Development of an upland hardwood demonstration forest on the Mary Olive Thomas Demonstration ForestThis article is part of a larger document. View the larger document here.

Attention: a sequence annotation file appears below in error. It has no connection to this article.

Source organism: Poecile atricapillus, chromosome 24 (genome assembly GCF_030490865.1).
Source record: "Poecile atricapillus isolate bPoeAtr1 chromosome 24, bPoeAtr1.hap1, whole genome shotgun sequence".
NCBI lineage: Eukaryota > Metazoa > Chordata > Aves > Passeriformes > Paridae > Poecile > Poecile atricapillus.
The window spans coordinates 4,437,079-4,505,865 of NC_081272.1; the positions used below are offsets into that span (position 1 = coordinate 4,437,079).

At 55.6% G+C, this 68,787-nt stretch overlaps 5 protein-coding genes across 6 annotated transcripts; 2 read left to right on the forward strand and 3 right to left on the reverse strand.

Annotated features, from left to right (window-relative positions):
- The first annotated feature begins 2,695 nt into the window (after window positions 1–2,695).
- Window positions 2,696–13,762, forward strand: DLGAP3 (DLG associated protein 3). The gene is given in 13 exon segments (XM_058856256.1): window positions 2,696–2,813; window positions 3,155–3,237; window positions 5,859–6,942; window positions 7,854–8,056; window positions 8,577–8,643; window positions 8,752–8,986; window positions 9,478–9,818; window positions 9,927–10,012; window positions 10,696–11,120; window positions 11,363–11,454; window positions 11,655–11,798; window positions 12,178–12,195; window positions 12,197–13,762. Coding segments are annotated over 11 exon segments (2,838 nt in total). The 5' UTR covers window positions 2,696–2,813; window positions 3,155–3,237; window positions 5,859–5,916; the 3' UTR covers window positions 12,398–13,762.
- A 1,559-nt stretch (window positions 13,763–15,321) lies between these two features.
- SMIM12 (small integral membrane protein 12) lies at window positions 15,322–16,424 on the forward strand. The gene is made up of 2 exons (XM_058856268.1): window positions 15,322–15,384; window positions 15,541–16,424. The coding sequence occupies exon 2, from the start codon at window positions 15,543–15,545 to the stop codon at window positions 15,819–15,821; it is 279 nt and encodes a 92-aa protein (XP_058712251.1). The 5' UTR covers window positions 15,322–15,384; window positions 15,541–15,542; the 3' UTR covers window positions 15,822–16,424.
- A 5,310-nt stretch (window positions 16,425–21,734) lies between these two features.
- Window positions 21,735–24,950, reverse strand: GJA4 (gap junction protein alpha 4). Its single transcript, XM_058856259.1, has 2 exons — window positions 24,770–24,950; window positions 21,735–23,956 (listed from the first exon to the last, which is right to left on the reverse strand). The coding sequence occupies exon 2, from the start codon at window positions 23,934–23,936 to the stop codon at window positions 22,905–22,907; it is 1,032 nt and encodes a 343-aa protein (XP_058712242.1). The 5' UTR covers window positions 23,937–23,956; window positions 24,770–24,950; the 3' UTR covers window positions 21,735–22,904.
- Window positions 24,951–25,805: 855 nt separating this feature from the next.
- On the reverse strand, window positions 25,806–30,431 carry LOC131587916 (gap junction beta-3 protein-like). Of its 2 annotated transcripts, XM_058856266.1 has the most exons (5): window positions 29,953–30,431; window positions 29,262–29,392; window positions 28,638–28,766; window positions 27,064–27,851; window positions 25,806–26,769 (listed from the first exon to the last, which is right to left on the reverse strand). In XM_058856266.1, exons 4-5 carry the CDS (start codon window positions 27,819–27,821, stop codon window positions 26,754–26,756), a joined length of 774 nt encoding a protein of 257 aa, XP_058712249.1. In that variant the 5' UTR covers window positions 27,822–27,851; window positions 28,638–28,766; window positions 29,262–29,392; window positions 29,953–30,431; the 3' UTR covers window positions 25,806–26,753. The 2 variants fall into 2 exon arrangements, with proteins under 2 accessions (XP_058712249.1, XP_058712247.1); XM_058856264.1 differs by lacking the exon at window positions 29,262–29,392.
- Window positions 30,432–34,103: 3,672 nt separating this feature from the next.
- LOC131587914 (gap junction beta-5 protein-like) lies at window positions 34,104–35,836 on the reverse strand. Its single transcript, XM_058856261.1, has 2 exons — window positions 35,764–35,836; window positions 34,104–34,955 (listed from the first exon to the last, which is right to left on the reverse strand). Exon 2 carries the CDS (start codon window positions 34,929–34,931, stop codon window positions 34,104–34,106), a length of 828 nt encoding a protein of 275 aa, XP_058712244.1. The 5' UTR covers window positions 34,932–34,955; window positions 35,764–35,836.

Landowners have experienced a dizzying array of timber prices over the past several years. At one time, hardwood pulpwood brought very little per ton and today it brings as much or more than pine pulpwood. In some markets in the Southeast today, oak sawtimber is bringing more than pine poles. Many landowners, who previously said they wanted their hardwood stands left alone because of the perceived wildlife value, are expressing an interest in upland hardwood management and regenerating their stands. Very few demonstrations are available to show landowners how they might work towards this goal. An effort is underway to establish an upland hardwood management demonstration on the Mary Olive Thomas Demonstration Forest (MOT) near Auburn, AL. The MOT has been managed by Auburn University’s School of Forestry & Wildlife Sciences since it was given as a gift to the School in 1984. As part of the effort, a 9.9-acre upland hardwood forest dominated by oak and yellow-poplar will be used. All trees greater than 4.5 inches DBH have been stem-mapped; trees less than that have been sub-sampled and data have been collected on the litter layer/fuel load. Overstory trees have been cored to determine ring count. A preliminary examination of the data indicates there are few species in the midstory or understory that are of commercial value. This presentation will report on the initial stand conditions and discuss the plans for hardwood management.